Giro d'Italia
Try as he might, Alberto Contador's (Tinkoff-Saxo)...

Contador ‘getting better every day’ ahead of crucial time trial

Alberto Contador adjusts time trial position to ease pressure on his injured shoulder ahead of Saturday's potentially decisive stage 14

It was a long weekend for Alberto Contador. But after withstanding two days of challenges at the Giro d’Italia — Saturday’s category 1 summit finish at Campitello Matese and Sunday’s climb-heavy, 224km stage 9 near Naples — the Tinkoff-Saxo leader is starting to sound more hopeful.

“I’m happy because I’ve been getting better every day after my crash,” Contador said at a press conference on Monday’s rest day. “Yesterday, my cadence was much closer to normal than during the stage to Campitello Matese. As for my situation in the general classification, I am also happy. I’m ahead of my rivals and they have to move, although it is true that the Giro has only just begun.”

A crash in stage 6 on Thursday immediately raised doubts about the Spaniard’s ability to hold onto the pink jersey he captured the day prior, let alone win the Giro, let alone complete the vaunted Giro-Tour de France double. “I thought about all the sacrifices I had made and that I had sacrificed the beginning of the season for the Giro-Tour double. But it never crossed my mind to go home,” he said of the moment he crashed.

And Contador, as well as his media team seemed more than happy to have a reason to deflect attention and pressure, playing up concerns about the severity of his dislocated shoulder.

However, it was clear on stages 8 and 9 that Contador was able to ride with his GC rivals, though he admits his tactics had to change.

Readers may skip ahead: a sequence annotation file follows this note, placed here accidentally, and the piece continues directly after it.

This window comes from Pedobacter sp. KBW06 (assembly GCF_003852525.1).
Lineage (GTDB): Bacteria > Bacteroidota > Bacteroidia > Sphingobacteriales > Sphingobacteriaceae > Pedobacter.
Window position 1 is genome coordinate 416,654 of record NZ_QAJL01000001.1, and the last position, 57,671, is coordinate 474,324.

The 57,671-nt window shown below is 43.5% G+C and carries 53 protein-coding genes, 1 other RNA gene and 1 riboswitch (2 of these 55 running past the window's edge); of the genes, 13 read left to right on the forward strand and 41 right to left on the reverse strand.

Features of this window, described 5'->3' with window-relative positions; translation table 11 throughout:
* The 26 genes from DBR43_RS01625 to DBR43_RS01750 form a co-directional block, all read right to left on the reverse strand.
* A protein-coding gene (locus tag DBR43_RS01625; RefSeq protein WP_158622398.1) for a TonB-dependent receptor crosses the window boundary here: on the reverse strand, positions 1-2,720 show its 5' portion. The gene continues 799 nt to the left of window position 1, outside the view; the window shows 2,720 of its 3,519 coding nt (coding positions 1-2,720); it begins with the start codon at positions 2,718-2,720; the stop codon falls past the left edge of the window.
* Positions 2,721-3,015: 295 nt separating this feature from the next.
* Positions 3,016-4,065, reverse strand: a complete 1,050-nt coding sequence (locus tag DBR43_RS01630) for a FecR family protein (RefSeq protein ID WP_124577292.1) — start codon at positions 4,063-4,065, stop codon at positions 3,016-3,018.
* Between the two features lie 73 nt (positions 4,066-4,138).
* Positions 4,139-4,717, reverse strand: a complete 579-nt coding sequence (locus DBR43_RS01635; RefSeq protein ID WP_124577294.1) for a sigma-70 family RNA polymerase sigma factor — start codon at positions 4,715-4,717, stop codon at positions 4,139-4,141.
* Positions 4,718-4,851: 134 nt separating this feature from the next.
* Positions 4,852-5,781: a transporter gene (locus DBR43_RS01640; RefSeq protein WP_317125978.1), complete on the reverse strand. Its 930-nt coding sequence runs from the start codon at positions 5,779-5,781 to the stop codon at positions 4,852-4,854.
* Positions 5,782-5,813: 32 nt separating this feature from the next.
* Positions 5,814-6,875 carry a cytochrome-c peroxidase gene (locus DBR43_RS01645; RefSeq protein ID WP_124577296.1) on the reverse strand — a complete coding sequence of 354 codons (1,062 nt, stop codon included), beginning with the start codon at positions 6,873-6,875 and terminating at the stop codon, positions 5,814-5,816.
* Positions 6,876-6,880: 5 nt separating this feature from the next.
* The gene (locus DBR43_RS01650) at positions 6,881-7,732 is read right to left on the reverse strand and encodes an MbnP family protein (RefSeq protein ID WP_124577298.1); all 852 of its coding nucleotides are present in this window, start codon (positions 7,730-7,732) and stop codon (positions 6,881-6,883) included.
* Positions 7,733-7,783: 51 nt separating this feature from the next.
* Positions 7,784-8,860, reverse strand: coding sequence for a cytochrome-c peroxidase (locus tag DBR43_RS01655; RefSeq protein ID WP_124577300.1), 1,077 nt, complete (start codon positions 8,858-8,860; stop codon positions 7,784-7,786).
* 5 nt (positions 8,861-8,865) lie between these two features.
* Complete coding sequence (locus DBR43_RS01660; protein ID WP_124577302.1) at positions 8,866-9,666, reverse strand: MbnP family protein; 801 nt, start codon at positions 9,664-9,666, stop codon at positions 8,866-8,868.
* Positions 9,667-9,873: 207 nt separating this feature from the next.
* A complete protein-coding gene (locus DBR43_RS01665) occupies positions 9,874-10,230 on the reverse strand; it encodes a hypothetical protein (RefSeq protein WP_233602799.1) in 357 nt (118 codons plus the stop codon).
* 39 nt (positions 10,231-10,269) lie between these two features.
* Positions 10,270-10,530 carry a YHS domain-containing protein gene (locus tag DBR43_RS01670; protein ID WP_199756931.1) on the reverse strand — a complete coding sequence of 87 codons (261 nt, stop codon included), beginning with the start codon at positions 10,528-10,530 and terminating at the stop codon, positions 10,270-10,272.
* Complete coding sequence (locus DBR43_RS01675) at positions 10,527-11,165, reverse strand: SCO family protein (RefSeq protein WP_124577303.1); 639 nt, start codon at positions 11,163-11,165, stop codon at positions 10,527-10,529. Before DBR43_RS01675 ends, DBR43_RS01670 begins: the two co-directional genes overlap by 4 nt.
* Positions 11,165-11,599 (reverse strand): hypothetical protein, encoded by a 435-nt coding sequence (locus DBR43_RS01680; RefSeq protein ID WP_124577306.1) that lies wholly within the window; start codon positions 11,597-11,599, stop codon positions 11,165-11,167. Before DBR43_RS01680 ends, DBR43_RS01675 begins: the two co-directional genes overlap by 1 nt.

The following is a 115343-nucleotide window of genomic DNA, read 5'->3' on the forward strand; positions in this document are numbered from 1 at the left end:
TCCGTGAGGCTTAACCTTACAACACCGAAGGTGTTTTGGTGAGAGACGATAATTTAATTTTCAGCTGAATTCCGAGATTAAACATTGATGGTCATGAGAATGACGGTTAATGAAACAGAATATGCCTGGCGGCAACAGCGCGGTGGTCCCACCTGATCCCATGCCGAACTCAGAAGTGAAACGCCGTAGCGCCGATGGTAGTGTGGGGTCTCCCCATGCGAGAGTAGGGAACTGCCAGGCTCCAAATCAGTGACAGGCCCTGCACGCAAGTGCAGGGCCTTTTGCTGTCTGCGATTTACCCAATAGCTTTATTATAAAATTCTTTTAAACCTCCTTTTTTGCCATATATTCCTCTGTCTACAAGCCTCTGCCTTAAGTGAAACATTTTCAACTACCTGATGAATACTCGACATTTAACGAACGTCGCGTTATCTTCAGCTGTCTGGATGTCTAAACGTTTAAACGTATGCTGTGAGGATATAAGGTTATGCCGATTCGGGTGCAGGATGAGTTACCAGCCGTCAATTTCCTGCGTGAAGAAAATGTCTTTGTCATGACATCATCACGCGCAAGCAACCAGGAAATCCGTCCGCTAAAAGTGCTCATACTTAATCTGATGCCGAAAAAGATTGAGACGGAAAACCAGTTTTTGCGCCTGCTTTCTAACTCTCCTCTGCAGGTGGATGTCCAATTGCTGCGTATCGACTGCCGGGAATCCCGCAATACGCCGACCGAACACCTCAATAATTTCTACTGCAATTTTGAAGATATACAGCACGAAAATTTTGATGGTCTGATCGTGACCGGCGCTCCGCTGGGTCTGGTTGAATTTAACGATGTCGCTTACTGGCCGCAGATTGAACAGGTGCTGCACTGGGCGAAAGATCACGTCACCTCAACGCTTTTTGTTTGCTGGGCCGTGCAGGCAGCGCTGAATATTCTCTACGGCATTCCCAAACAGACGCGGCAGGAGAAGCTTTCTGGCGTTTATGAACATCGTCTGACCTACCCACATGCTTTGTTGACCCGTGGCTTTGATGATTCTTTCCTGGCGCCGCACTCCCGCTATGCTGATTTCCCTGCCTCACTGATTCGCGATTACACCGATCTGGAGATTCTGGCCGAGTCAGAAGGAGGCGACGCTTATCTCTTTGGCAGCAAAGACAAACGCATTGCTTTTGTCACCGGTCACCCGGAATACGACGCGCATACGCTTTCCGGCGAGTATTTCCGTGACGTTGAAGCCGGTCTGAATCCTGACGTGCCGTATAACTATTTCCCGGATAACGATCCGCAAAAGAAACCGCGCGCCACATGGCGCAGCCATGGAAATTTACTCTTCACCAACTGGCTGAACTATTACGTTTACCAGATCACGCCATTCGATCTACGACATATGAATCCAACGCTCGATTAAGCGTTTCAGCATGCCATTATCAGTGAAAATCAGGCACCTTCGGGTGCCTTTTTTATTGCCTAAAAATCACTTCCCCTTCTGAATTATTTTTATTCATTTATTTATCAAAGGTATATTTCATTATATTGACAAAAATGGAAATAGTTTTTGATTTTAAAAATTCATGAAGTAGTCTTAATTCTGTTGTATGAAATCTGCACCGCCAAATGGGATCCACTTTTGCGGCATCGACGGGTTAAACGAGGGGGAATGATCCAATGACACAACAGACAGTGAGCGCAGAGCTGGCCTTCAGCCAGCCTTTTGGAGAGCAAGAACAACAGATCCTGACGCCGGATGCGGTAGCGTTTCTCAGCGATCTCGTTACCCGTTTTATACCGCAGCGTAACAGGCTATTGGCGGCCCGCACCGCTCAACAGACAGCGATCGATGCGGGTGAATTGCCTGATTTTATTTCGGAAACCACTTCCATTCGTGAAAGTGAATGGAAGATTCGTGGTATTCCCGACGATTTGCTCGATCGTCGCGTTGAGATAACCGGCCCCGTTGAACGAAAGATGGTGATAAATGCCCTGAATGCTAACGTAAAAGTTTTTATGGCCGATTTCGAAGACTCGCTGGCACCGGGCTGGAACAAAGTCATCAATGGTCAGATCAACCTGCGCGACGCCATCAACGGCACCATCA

“After the crash, I have been more conservative instead of attacking — both yesterday and on the stage to Campitello Matese. Finishing these stages without losing time was good for me, because there is still more than enough terrain ahead. In this situation I preferred to be conservative.”

Contador is clearly thinking ahead, and he used his rest day to fine-tune his position on the time trial bike for the race’s next big stage. On Saturday, he’ll face a 59.4km time trial. Though he’s a strong time trialist relative to most GC favorites, he’s not faced an individual test nearing this length since the 2007 Tour de France, which had a 56km TT from Cognac to Angoulême. Contador finished fifth that day, going on to win the Tour.

But with his ailing shoulder, Contador has been forced to position his aero bars in a wider position. “It costs a little bit aerodynamically, but it puts less pressure on my shoulder. In this situation I think it’s more important to protect it,” he said.

For now, Contador and Tinkoff are comfortably returning their adversaries’ volleys, and with four mostly flat stages ahead this week, the GC standings may go undisturbed. However, if Richie Porte (Sky) delivers on his potential to trim the slim 22-second gap — he is the Australian time trial champion, after all — it will be time for the Spaniard to attack and truly test his shoulder. All will be watching to see if it holds him back, but he made one thing clear on Monday: The will to win will not be his limitation.

“It’s almost impossible for me to have more motivation. I have worked hard for this, I have prepared not only physically, but also mentally.”